These fragments I have shored against my ruin

A certain person in my house is taking a class on poetry as therapy.  It is easy for me to imagine how the act of writing might be therapeutic, and I suppose one of the ways I tend to interpret poetry is as a wrestling with or even exorcism of the poet’s demons.  On the other hand, the practitioners of poetry are not the best advertisement for its mental-health benefits; the famous poets of my parents’ generation either killed themselves (Berryman, Plath, Sexton, Schwartz) or were in and out of mental institutions (Lowell), unless they were among the lucky ones who merely fought a lifelong battle with addiction (Bishop and who knows how many others).  On the third hand, I’m not sure anyone ever made Freud demonstrate that his theories had scientifically demonstrable benefits, so that’s expecting rather a lot.

The class in question is, at any rate, not about writing but about reading (and talking about reading, which is perhaps where the real therapy is), so I’ve been thinking about how reading poetry might be considered therapy.  I’ve decided that I don’t know how to tell if something is therapy, but I know people find solace in poetry just as they do in song, and I think the reasons are similar, the combination of language and rhythm.  Rhythm touches us at a very basic level–I believe that it is processed in an older part of the brain than melody, and certainly than language, and that it gives us a pleasure that depends little on conscious analysis. 

Rhythm also takes  me back to the sense of poetry as a wrestling with demons, because putting our pain and fear into order, into a regular and repeated frame, gives us the (perhaps delusory) hope that the scary world might be manageable too.

Here is a poem that I hope will bring this out…as is usual with metrical poems, it works a lot better if you read it aloud:

After great pain, a formal feeling comes —
The Nerves sit ceremonious, like Tombs —
The stiff Heart questions was it He, that bore,
And Yesterday, or Centuries before?

The Feet, mechanical, go round —
Of Ground, or Air, or Ought —
A Wooden way
Regardless grown,
A Quartz contentment, like a stone —

This is the Hour of Lead —
Remembered, if outlived,
As Freezing persons, recollect the Snow —
First — Chill — then Stupor — then the letting go —

Emily Dickinson is dealing with a very harsh reality here, unleavened by the sort of Christian consolation that most people in her culture would have leaned on and would have expected to find in any poem about grief.  What she can offer is the consolation of understanding how the experience feels, and also the comfort of rhythm, in the meter, in rhyme, and in alliteration (wooden way, regardless grown, etc.).  I’d also like you to notice how she imposes slowness and effort on the reader with the piled-up stresses in the first stanza (“great pain,” “nerves sit cer-,” “stiff heart quest-“). In English, it is hard to say consecutive stressed syllables quickly, especially if the word-boundaries create awkward consonant clusters.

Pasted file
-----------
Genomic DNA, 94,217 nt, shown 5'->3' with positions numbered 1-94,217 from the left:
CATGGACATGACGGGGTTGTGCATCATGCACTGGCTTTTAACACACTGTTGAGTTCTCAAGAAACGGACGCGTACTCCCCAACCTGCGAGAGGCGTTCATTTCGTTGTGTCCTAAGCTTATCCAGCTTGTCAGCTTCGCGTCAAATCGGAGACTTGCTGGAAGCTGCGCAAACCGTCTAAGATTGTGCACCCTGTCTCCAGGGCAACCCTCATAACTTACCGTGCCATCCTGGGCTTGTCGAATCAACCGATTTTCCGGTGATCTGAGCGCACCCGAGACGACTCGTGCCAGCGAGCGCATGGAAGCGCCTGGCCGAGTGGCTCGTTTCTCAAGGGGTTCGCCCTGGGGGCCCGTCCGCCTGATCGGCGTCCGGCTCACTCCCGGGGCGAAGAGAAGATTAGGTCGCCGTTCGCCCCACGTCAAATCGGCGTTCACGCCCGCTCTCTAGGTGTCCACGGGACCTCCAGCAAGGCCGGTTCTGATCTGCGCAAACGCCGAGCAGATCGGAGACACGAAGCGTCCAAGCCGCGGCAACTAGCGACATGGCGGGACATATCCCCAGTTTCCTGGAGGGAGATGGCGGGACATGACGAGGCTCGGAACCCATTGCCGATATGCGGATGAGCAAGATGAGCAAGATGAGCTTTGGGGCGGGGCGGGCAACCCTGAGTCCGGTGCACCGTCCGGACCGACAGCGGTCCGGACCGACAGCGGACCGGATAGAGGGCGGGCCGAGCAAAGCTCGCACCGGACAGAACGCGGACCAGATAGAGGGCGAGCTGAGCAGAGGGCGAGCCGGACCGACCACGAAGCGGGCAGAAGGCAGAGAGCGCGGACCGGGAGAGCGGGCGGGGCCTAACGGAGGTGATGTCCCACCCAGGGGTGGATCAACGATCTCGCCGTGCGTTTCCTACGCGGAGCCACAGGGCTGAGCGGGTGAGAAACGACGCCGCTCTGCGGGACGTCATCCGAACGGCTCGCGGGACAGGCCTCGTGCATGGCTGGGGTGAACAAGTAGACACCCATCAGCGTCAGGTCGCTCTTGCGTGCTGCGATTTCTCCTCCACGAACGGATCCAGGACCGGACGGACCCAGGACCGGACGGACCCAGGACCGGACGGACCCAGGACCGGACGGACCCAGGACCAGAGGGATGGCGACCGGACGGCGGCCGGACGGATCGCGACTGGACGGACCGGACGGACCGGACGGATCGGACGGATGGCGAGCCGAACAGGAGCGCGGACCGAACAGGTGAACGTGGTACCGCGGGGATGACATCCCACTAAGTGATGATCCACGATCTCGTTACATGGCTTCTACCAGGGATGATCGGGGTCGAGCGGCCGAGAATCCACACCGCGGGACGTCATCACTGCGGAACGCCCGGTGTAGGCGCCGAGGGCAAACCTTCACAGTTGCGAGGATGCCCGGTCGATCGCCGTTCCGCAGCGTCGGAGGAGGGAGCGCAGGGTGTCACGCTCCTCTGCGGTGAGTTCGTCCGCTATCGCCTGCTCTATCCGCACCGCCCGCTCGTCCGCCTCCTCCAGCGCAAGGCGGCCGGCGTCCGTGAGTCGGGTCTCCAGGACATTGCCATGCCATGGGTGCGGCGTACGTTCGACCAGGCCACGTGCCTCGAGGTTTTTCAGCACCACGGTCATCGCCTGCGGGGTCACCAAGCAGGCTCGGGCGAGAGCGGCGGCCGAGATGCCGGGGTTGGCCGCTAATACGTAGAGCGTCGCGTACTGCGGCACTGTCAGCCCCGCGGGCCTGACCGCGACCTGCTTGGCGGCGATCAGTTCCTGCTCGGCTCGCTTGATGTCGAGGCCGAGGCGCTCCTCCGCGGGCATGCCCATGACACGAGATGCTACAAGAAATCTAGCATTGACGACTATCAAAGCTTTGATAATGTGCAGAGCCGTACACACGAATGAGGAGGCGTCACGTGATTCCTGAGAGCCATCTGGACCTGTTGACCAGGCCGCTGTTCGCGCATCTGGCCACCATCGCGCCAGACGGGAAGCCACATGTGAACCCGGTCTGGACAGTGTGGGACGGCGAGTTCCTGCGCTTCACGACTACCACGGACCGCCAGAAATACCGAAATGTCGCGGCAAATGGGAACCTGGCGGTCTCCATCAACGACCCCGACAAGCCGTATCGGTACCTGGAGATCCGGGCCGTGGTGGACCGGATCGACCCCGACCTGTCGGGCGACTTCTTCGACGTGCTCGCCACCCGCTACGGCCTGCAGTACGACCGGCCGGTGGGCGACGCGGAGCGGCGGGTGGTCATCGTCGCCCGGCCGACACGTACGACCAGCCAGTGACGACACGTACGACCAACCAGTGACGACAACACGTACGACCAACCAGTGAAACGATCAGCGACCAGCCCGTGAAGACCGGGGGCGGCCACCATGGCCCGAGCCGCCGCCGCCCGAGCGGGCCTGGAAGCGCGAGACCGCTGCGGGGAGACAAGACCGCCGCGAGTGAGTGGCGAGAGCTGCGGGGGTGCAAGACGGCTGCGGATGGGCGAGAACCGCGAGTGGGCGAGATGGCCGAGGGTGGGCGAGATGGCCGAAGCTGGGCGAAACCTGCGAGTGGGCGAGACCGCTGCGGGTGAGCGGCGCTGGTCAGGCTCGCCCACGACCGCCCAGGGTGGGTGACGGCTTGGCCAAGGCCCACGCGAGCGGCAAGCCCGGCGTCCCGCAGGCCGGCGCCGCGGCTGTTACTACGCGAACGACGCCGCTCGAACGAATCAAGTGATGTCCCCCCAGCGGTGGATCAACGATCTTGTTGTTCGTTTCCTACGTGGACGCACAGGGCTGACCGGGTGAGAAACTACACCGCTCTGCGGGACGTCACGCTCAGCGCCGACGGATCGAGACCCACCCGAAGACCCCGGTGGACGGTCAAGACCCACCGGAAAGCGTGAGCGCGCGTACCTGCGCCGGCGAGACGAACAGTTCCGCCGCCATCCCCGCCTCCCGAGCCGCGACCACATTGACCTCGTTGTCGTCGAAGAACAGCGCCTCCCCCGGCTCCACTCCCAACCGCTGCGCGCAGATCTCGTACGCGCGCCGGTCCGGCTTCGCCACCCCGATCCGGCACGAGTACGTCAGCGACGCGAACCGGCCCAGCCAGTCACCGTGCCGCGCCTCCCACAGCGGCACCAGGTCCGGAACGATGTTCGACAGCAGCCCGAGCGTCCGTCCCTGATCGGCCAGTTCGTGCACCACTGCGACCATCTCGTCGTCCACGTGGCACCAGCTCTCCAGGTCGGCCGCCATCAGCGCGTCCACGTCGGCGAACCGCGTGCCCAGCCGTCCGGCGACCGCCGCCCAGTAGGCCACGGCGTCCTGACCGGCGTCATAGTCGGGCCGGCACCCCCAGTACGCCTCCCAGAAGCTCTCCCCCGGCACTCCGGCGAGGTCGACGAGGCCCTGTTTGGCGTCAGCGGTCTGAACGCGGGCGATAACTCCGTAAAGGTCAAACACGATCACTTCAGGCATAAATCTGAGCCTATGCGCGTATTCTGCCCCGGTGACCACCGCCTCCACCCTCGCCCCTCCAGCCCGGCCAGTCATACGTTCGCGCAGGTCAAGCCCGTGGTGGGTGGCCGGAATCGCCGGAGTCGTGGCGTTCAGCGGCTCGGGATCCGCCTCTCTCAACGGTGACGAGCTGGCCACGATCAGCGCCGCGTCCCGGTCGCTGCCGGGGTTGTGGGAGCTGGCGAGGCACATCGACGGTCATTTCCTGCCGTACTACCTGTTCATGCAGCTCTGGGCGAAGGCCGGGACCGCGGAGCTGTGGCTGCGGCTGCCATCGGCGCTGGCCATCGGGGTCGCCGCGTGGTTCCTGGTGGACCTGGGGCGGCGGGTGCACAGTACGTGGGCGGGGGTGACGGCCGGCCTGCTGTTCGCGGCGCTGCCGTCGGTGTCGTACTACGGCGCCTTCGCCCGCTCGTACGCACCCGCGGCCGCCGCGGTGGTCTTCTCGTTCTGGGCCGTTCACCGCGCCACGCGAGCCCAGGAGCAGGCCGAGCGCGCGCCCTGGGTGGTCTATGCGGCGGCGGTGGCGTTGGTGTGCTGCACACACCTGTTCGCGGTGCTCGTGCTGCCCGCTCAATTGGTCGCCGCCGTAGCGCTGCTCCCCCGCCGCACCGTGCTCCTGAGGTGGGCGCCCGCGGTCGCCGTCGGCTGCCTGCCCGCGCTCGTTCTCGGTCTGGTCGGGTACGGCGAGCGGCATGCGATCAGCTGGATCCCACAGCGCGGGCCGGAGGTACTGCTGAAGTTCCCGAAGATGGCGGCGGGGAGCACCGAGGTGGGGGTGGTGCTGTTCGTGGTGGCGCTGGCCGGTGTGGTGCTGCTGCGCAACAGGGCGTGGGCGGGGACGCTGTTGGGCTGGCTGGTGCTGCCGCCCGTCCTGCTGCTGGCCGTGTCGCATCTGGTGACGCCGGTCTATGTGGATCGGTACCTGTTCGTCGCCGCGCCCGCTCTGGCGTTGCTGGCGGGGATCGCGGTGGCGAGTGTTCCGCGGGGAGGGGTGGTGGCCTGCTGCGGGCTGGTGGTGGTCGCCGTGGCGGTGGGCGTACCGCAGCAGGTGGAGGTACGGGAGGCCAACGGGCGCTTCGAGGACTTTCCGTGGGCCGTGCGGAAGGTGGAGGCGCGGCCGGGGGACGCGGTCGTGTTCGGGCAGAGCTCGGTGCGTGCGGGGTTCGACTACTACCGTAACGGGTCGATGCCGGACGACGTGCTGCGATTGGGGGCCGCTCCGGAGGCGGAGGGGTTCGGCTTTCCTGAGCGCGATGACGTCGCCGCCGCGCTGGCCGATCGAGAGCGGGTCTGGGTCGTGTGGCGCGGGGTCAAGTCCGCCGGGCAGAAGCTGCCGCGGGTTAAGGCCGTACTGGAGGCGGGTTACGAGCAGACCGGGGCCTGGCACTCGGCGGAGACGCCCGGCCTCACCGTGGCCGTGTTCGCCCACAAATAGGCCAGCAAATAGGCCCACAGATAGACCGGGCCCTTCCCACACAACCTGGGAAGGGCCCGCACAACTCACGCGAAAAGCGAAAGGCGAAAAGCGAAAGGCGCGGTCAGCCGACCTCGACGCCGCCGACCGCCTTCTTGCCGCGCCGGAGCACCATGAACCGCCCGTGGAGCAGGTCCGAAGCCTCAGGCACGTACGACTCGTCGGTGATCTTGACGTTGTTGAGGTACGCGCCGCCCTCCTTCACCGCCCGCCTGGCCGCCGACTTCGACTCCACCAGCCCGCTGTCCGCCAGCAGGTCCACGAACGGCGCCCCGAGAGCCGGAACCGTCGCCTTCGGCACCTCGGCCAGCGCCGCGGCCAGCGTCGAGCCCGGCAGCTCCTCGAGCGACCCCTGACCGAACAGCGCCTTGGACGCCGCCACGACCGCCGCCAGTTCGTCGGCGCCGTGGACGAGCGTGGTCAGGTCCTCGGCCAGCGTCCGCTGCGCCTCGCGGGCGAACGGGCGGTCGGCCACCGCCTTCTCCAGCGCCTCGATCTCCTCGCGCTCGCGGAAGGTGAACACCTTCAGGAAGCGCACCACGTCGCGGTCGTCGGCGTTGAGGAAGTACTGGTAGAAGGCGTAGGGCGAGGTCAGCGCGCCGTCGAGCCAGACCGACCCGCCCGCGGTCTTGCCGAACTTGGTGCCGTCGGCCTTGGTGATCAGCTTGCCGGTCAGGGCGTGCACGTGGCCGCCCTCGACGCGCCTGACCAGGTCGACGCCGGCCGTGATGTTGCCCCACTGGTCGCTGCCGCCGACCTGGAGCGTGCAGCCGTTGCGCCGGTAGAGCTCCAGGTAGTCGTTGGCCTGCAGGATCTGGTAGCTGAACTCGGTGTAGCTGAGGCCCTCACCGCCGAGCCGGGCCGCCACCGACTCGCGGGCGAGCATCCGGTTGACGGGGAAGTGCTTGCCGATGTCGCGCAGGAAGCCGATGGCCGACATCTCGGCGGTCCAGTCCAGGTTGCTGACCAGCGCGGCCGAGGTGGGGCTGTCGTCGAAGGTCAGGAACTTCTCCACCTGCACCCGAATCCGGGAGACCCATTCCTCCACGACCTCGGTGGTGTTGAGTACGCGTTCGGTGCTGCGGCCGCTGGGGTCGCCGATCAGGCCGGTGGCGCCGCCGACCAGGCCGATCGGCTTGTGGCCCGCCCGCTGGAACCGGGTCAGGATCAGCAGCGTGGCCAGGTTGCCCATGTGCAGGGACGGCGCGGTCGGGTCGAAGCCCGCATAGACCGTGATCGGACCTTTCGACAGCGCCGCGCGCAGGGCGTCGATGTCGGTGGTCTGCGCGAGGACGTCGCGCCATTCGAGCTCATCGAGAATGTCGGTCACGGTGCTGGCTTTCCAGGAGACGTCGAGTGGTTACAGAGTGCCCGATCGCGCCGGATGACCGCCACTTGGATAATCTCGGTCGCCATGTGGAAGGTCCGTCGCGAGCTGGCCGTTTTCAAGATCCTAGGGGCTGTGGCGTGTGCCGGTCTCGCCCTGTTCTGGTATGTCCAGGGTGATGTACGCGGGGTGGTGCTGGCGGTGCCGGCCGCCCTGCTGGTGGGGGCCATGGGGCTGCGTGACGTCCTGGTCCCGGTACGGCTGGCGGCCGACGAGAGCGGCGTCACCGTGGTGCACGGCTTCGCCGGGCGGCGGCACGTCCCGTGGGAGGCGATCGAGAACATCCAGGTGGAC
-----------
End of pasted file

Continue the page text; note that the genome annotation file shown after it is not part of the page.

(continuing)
The risk of such an intensely patterned poem is monotony; in this case, even that can serve to enact the tedium of the wodden way that we tread in the hour of lead.  But ED also relieves the repetition by varying her line lengths, starting and ending with long 5-beat lines but switching in the middle to the shorter lines that are her more usual medium.

I hope this explanation hasn’t itself grown tedious.  These things are hard to talk about in an interesting way, and really, and of course their effect is ideally not conscious, so feel free to forget about meter and such when you go back and read the poem, but I do think it’s important to know what goes into creating the experience of reading a poem and why it doesn’t feel the same as prose.

In another direction, I’d also like to mention something very slant about the last stanza: if you are still freezing, you proabably don’t “recollect” the snow, you feel it now.  The person who recollects the snow after the final “letting go” is the frozen person (this certainly wouldn’t be the only Dickinson poem that adopts the perspective of the grave).  Outliving grief, letting go, is itself a kind of death, so we need all the magic we can find to make it survivable.

I recognize that what I have said applies much less to the kinds of modern poetry that find obvious order untrustworthy and unusable, which is to say 90% of serious modern poetry.  I do not, in all honesty, know if anyone finds solace in the work of Charles Bernstein or Lyn Hejinian or flart poems made out of Google search results pages.  Maybe they have other pleasures to offer.

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2 Responses to These fragments I have shored against my ruin

  1. Megan Kasten says:

    I like the third hand; and wouldn’t Freud have loved to have one, too?
    I remember thinking when I read Emily Dickinson in high school that it seemed like such fluff, and I couldn’t get a feeling for what made her poetry so special. It is amazing how different the same lines seem almost 30 (OMG no, 30??) years later. The subtlety of her dread, pain, the fear of time lost, is so much more poignant with a bit of backstory in one’s life.
    The elegance was so lost on me back then; thank goodness we’re all finally mature and sophisticated.

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